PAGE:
On February 26, 2003, Mr. Brenner and the plaintiff attended the first-step hearing, at which Mr. Brenner presented the Union's case in support of the grievances, including the grievance packet. At the hearing, the plaintiff was also called upon to answer a number of questions posed by the Commonwealth's representatives. (Doc. No. 23, Ex. 1-8; Ex. 3, ¶17). By letter dated March 19, 2003, the Commonwealth denied the grievances at the first step. (Doc. No. 23, Ex. 1-8; Ex. 3, ¶18).
By letter dated March 24, 2003, the defendant advanced the grievances to the second step of the AGP before the Eastern JAC. (Doc. No. 23, Ex. 3, ¶19). Mr. Brenner presented the defendant's case, which included the grievance packet, to the Eastern JAC panel on May 6, 2003. The plaintiff did not attend this hearing*fn11 . (Doc. No. 23, Ex. 1, p. 71; Ex. 3, ¶21). Ultimately, the Eastern JAC was unable to reach a decision by a majority vote and deadlocked. The plaintiff was informed of the outcome, as well as the fact that the defendant would be advancing the grievances to the JSC. (Doc. No. 23, Ex. 1, pp. 47-48, 68-71; Ex. 3, ¶22).
The JSC hearing was held on July 30, 2003, at which Mr. Brenner presented the grievance packet and argued that there was no just cause to suspend or terminate the plaintiff. The plaintiff did not attend the JSC hearing*fn12 . (Doc. No. 23, Ex. 1, p. 47; Ex. 3, ¶24). On the same day, the JSC unanimously denied the grievances, finding that the Commonwealth had just cause to suspend and terminate the plaintiff. However, the JSC offered the plaintiff the opportunity to convert her termination to a voluntary resignation. (Doc. No. 23, Ex. 3, ¶25). Because the JSC did not deadlock, the defendant was not permitted to advance the grievances to an arbitrator under the AGP. (Doc. No. 23, Ex. 2, ¶¶ 5, 17, 18; Ex. 3, ¶¶ 5, 25, 26).
On July 30, 2003, Mr. Brenner informed the plaintiff of the JSC's decision and its offer regarding the conversion of her termination to a resignation. He further informed the plaintiff that the JSC's decision was final and binding. (Doc. No. 23, Ex. 1, pp. 47-48, 84-85; Ex. 3, ¶27).
By letter dated August 21, 2003, Mr. Brenner provided the plaintiff with the JSC's decision denying the grievances. (Doc. No. 23, Ex. 1-11; Ex. 3, ¶28). The plaintiff did not accept the JSC's offer to convert her termination to a resignation. (Doc. No. 23, Ex. 3, ¶27).
In 2002, the defendant's materials provide that Lynn Croman, a Clerk Typist 2 at the Systems Development Support Department, ("SDS"), of the OIG, was a member of the bargaining unit represented by Local 1420 and District Council 90, not the defendant. (Doc. No. 23, Ex. 1, pp. 116-17; Ex. 5, ¶8). On or about November 20, 2002, Ms. Croman received an overall unsatisfactory interim performance evaluation for the period September 2002 through November 2002. Ms. Croman disagreed with the evaluation. (Doc. No. 23, Ex. 5, ¶11).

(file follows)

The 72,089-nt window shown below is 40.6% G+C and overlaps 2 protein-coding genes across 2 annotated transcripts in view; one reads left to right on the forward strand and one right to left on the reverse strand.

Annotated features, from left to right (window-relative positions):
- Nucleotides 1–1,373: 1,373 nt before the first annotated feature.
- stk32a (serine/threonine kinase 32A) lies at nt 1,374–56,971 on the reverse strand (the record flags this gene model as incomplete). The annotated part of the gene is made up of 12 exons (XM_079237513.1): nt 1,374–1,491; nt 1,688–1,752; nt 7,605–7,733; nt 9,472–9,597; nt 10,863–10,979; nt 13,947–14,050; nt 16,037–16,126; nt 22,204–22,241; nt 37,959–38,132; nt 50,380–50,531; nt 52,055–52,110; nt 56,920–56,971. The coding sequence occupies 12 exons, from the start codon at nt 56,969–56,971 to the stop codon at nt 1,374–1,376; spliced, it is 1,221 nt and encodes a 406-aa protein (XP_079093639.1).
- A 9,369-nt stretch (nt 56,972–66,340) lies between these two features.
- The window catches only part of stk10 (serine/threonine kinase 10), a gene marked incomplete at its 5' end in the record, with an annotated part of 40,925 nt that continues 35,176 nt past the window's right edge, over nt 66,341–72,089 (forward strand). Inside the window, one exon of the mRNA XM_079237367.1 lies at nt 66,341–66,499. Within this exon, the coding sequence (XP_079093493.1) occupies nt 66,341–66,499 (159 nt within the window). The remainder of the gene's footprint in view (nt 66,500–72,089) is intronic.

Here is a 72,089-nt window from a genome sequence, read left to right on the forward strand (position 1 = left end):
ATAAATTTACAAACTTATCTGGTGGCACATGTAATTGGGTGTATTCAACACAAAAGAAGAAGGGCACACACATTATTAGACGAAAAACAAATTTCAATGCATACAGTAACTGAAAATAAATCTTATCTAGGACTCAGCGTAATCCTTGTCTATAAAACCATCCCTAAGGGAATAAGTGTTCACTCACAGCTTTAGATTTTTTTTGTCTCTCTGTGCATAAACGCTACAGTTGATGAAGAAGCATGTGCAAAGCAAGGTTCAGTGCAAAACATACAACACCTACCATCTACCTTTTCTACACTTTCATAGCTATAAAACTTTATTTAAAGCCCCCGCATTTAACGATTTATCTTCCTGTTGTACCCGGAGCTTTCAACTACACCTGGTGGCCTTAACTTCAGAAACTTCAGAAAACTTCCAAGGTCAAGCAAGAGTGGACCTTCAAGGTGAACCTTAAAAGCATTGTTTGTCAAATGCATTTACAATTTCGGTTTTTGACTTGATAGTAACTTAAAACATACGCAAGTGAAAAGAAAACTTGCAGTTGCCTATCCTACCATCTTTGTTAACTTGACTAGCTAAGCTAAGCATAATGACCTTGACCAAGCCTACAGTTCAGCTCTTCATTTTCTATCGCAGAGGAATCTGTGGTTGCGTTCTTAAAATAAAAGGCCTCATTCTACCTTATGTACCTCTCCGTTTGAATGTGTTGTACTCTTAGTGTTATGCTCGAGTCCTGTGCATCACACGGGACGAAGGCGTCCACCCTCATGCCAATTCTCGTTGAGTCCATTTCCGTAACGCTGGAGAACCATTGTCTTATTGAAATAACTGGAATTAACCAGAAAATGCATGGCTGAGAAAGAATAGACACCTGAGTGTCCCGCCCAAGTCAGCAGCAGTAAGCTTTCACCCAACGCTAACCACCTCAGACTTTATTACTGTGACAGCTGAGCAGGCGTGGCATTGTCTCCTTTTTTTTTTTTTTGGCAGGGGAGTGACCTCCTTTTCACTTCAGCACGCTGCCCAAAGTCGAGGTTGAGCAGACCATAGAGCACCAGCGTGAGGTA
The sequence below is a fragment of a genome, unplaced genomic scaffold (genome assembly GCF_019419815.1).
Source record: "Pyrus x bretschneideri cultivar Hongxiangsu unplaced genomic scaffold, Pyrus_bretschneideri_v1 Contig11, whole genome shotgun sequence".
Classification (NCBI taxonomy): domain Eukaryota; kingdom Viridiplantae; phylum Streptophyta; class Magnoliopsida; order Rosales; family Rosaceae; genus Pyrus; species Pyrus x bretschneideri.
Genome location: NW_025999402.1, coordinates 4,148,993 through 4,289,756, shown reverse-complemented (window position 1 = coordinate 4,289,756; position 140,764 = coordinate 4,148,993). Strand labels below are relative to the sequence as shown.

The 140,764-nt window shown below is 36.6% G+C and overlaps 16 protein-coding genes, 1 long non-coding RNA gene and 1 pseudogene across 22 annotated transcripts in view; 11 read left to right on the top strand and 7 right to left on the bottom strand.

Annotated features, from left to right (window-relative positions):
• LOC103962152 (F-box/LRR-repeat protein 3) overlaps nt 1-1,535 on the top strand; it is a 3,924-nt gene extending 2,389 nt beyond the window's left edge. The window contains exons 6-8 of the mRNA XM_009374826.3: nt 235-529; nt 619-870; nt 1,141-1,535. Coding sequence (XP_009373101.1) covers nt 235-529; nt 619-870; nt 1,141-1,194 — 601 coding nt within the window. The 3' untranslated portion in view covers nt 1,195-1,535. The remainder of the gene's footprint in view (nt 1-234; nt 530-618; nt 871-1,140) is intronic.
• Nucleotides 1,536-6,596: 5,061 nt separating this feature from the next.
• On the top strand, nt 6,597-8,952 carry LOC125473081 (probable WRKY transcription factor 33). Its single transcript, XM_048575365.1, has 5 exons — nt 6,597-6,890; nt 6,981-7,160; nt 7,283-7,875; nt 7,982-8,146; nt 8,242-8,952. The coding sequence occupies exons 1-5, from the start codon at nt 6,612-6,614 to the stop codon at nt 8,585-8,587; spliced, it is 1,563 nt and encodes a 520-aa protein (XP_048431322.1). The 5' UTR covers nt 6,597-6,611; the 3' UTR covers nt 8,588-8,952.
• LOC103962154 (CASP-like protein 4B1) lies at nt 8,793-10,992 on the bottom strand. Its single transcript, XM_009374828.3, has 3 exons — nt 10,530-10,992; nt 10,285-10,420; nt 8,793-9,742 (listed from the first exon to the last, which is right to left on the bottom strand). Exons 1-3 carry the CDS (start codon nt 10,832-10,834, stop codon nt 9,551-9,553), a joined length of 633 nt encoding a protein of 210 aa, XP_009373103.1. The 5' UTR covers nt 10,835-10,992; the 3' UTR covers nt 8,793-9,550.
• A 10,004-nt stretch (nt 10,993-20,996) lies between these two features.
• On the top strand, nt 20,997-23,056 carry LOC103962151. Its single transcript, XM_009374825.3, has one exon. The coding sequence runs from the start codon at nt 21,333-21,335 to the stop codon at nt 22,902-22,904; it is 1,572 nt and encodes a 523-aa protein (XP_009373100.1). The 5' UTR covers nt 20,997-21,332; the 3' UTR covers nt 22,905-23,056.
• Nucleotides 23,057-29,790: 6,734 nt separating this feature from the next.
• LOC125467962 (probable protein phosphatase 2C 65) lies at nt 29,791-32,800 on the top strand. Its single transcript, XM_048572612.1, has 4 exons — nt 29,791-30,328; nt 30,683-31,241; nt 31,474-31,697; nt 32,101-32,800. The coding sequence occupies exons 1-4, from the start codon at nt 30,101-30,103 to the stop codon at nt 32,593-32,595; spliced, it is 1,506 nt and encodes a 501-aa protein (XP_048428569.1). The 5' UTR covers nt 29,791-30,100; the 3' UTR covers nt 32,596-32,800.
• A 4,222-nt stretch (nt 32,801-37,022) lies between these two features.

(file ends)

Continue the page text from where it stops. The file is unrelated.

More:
In December 2002, Ms. Croman received a letter of alternative discipline in lieu of suspension without pay for her alleged continued unsatisfactory work performance. (Doc. No. 23, Ex. 5, ¶12). The Union, Local 1420, filed a grievance on behalf of Ms. Croman challenging the letter of alternative discipline. (Doc. No. 23, Ex. 5, ¶13). That same day, Ms. Croman requested a lateral transfer from her position as a Clerk Typist 2 at the SDS to another work-site. In her letter, Ms. Croman claimed that she would be unable to perform her job duties at an acceptable level at SDS. (Doc. No. 23, Ex. 1, pp. 115-18; Ex. 5, ¶14). Nichelle Chivis, a Staff Representative for District Council 90, worked with the Commonwealth to arrange for Ms. Croman's requested transfer. Ultimately, Ms. Chivis found another individual in a Clerk Typist 2 position at the Bureau of Fraud Prevention and Prosecution, ("BFPP"), at the OIG, who was willing to vacate her position for Ms. Croman. (Doc. No. 23, Ex. 5, ¶¶ 15-18). As a result, the Union and the Commonwealth agreed to settle the grievance filed on behalf of Ms. Croman. As part of the settlement, Ms. Croman was reassigned to the newly vacated Clerk Typist 2 position at BFPP. However, Ms. Croman's disciplinary letter remained in her personnel file and management continued to monitor her performance and was entitled to conduct interim evaluations as needed. (Doc. No. 23, Ex. 5, ¶19). Because the grievance was settled, a first-step hearing under the AGP did not take place. (Doc. No. 23, Ex. 5, ¶20).